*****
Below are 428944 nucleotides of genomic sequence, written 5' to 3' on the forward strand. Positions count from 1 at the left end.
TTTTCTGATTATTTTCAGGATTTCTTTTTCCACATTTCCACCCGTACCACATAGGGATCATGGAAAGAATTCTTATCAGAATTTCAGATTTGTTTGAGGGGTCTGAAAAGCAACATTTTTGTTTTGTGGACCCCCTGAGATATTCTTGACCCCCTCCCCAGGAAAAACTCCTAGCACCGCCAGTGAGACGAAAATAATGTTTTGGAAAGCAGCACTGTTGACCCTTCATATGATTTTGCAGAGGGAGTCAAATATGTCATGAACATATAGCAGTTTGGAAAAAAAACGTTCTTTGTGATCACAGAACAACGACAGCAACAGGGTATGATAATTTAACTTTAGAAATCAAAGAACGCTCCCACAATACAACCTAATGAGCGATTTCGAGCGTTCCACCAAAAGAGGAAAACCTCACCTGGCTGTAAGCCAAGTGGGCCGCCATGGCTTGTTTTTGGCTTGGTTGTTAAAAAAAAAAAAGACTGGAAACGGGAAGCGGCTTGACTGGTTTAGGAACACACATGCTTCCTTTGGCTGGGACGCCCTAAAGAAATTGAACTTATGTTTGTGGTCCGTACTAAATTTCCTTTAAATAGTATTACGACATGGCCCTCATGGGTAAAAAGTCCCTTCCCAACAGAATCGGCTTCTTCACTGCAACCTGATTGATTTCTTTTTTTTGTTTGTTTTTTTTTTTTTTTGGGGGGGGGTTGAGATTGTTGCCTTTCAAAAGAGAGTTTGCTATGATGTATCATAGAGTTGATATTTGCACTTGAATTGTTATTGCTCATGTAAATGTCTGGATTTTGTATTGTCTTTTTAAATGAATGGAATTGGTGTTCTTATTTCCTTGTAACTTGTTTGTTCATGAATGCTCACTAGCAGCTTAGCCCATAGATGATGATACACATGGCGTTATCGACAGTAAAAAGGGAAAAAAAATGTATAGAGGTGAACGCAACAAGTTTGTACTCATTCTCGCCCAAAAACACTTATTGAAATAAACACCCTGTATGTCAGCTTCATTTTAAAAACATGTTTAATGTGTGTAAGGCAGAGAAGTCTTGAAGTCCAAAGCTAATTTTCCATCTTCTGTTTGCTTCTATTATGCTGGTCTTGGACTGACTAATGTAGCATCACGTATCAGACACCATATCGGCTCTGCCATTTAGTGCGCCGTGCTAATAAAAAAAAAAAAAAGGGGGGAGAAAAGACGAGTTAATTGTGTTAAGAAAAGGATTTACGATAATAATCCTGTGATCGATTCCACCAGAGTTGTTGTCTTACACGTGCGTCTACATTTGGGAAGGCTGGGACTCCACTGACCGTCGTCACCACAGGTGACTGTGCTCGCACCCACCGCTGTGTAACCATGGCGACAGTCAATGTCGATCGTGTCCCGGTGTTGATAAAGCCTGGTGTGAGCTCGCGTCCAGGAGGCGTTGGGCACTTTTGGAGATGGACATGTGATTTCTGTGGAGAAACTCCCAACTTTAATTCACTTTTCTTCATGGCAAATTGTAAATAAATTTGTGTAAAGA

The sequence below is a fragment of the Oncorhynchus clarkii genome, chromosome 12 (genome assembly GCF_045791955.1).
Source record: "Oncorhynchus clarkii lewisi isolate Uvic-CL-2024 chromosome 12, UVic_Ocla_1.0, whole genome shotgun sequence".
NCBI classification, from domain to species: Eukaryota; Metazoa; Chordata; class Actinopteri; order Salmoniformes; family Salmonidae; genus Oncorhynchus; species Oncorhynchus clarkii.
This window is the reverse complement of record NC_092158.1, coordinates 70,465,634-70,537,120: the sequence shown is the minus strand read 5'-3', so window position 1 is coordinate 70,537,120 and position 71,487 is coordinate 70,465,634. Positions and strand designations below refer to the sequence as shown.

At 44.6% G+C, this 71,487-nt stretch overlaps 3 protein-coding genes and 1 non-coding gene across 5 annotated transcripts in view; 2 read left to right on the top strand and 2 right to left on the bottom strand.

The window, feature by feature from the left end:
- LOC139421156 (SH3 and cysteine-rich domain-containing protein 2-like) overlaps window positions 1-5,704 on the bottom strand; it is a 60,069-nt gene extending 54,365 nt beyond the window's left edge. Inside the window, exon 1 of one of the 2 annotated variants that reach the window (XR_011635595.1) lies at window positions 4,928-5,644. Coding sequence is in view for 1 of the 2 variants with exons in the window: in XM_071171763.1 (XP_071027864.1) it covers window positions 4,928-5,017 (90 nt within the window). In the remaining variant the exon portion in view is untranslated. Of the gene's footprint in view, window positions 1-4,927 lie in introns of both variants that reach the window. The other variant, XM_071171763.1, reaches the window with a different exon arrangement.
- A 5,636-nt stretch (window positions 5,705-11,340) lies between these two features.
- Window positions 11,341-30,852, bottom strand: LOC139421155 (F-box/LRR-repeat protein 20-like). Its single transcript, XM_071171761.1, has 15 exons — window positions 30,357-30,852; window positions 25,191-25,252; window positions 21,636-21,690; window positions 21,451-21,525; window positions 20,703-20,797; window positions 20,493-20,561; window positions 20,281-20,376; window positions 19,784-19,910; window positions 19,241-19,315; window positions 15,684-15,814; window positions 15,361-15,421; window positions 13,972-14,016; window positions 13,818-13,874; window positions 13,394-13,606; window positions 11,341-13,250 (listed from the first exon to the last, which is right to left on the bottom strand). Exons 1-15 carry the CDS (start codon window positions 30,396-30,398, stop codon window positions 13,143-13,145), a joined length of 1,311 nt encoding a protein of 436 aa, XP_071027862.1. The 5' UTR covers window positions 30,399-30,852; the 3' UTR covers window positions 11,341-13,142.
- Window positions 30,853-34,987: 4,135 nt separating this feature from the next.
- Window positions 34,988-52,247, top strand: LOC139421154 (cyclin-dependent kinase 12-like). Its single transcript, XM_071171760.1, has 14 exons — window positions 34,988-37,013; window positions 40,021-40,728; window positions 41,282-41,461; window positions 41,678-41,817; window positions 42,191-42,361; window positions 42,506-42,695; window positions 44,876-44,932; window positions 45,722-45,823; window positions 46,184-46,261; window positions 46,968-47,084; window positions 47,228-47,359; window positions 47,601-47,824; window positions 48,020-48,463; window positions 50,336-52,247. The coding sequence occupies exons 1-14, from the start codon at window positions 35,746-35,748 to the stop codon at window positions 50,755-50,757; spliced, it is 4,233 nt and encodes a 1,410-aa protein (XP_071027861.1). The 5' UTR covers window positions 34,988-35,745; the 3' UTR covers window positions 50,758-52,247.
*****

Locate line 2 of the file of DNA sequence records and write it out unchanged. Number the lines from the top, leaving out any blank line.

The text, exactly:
TTTTCTGATTATTTTCAGGATTTCTTTTTCCACATTTCCACCCGTACCACATAGGGATCATGGAAAGAATTCTTATCAGAATTTCAGATTTGTTTGAGGGGTCTGAAAAGCAACATTTTTGTTTTGTGGACCCCCTGAGATATTCTTGACCCCCTCCCCAGGAAAAACTCCTAGCACCGCCAGTGAGACGAAAATAATGTTTTGGAAAGCAGCACTGTTGACCCTTCATATGATTTTGCAGAGGGAGTCAAATATGTCATGAACATATAGCAGTTTGGAAAAAAAACGTTCTTTGTGATCACAGAACAACGACAGCAACAGGGTATGATAATTTAACTTTAGAAATCAAAGAACGCTCCCACAATACAACCTAATGAGCGATTTCGAGCGTTCCACCAAAAGAGGAAAACCTCACCTGGCTGTAAGCCAAGTGGGCCGCCATGGCTTGTTTTTGGCTTGGTTGTTAAAAAAAAAAAAGACTGGAAACGGGAAGCGGCTTGACTGGTTTAGGAACACACATGCTTCCTTTGGCTGGGACGCCCTAAAGAAATTGAACTTATGTTTGTGGTCCGTACTAAATTTCCTTTAAATAGTATTACGACATGGCCCTCATGGGTAAAAAGTCCCTTCCCAACAGAATCGGCTTCTTCACTGCAACCTGATTGATTTCTTTTTTTTGTTTGTTTTTTTTTTTTTTTGGGGGGGGGTTGAGATTGTTGCCTTTCAAAAGAGAGTTTGCTATGATGTATCATAGAGTTGATATTTGCACTTGAATTGTTATTGCTCATGTAAATGTCTGGATTTTGTATTGTCTTTTTAAATGAATGGAATTGGTGTTCTTATTTCCTTGTAACTTGTTTGTTCATGAATGCTCACTAGCAGCTTAGCCCATAGATGATGATACACATGGCGTTATCGACAGTAAAAAGGGAAAAAAAATGTATAGAGGTGAACGCAACAAGTTTGTACTCATTCTCGCCCAAAAACACTTATTGAAATAAACACCCTGTATGTCAGCTTCATTTTAAAAACATGTTTAATGTGTGTAAGGCAGAGAAGTCTTGAAGTCCAAAGCTAATTTTCCATCTTCTGTTTGCTTCTATTATGCTGGTCTTGGACTGACTAATGTAGCATCACGTATCAGACACCATATCGGCTCTGCCATTTAGTGCGCCGTGCTAATAAAAAAAAAAAAAAGGGGGGAGAAAAGACGAGTTAATTGTGTTAAGAAAAGGATTTACGATAATAATCCTGTGATCGATTCCACCAGAGTTGTTGTCTTACACGTGCGTCTACATTTGGGAAGGCTGGGACTCCACTGACCGTCGTCACCACAGGTGACTGTGCTCGCACCCACCGCTGTGTAACCATGGCGACAGTCAATGTCGATCGTGTCCCGGTGTTGATAAAGCCTGGTGTGAGCTCGCGTCCAGGAGGCGTTGGGCACTTTTGGAGATGGACATGTGATTTCTGTGGAGAAACTCCCAACTTTAATTCACTTTTCTTCATGGCAAATTGTAAATAAATTTGTGTAAAGA